And what was the intended political quid pro quo, lofty policy goal or vital national interest that allegedly justified this unprecedented Israeli largesse and dissuaded the High Court from intervening in the executive branch decision, as it has done in many previous cases, deeming them “disproportionate” – and hence invalid? Certainly nothing the justices seemed able to discern.
Meager payoffs; myriad pitfalls
It did not take long for the devastating potential of the detrimental and dysfunctional decision to emerge.
Last week, with the egregious capitulation under his belt, John Kerry convened a meeting with leaders of the America Jewish Committee in the White House, to underscore presidential endorsement, and basically conveyed that Israel had better continue to concede – or else! After all, how are we to interpret the reports (Jerusalem Post, August 9) that Kerry warned the group of “negative consequences” for Israel if the parties fail to clinch peace? Note: “negative consequences” for Israel, not – perish the thought – for the Palestinians.
Just in case there should be any doubt as the message conveyed, along comes White House mouthpiece Jeffrey Goldberg (“Israel Faces Deepening Isolation, Kerry Warns,” August 12.) and informs us “Kerry… has warned Netanyahu… that if the current peace talks bear no fruit, Israel may soon be facing an international delegitimization campaign – in his words – ‘on steroids.’” This makes the substantive outcome – or lack thereof – of the negotiations irrelevant. After all, Kerry has already informed Israel that if the talks are unproductive, Israel will face massive retribution.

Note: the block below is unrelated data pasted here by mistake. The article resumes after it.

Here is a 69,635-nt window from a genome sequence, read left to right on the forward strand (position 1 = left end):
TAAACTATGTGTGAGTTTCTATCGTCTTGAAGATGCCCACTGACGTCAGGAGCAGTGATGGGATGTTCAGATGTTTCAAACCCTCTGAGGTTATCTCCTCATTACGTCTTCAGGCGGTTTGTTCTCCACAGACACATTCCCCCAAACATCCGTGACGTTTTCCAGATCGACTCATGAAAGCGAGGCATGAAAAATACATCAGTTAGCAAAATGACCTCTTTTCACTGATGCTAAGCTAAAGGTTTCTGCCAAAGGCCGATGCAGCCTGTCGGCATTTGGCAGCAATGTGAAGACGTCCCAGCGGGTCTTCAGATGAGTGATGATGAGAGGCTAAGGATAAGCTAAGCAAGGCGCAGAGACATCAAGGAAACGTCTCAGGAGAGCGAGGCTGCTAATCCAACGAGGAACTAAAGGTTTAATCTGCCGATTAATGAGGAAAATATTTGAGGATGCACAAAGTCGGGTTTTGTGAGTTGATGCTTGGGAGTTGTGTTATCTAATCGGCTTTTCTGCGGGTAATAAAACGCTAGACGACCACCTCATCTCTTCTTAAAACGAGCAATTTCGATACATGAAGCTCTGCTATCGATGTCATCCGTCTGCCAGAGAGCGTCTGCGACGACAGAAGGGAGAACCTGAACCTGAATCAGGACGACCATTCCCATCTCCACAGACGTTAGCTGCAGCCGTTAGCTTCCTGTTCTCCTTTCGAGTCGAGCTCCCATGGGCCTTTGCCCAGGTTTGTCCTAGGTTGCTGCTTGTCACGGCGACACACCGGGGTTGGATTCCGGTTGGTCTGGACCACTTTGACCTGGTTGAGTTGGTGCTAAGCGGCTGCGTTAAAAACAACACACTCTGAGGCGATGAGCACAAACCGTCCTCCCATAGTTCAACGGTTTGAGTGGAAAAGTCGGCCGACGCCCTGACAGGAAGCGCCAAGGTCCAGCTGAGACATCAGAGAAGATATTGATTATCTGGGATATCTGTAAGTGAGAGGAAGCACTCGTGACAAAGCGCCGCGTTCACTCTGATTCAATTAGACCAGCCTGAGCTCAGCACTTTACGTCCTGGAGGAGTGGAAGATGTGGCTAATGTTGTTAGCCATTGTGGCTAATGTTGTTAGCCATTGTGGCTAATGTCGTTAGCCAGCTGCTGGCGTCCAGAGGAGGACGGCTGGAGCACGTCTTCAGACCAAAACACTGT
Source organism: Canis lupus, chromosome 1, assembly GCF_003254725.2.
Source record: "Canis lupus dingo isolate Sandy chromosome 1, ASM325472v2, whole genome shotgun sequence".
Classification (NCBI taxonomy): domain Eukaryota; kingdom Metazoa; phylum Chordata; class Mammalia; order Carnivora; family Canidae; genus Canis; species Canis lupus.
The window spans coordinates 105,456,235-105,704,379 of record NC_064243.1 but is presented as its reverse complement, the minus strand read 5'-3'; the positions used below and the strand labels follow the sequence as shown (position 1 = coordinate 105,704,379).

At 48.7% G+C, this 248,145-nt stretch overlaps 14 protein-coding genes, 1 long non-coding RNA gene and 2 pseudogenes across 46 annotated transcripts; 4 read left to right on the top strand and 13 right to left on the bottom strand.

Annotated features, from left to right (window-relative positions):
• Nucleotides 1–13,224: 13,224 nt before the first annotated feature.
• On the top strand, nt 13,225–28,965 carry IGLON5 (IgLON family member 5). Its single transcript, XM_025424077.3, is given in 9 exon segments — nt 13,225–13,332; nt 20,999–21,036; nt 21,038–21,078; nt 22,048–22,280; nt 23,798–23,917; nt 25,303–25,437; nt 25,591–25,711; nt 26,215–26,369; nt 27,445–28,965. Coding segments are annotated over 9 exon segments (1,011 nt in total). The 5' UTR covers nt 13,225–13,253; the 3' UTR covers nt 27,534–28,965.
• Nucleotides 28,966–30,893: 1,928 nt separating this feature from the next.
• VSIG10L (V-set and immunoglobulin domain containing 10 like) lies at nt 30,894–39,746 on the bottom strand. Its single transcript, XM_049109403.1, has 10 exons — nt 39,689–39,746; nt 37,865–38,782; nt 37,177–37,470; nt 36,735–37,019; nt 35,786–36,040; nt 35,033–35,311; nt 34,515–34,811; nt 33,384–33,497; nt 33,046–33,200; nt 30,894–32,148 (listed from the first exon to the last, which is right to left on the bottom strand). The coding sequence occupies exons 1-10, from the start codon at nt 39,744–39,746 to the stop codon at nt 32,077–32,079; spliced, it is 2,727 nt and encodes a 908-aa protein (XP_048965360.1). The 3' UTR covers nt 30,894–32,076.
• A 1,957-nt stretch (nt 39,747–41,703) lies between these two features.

What more could the Palestinians need to hear to endorse and intensify their intransigence? One can almost hear them rubbing their hands in glee, while digging their collective heels in with obdurate obstinacy.
For all intents and purposes Israel has institutionalized its inability/unwillingness to hold firm on any issue. Now that it has shown that it will comply with the most operationally absurd and morally egregious demands, all they (the Palestinians) need to do is keep pressing for evermore absurd and egregious demands.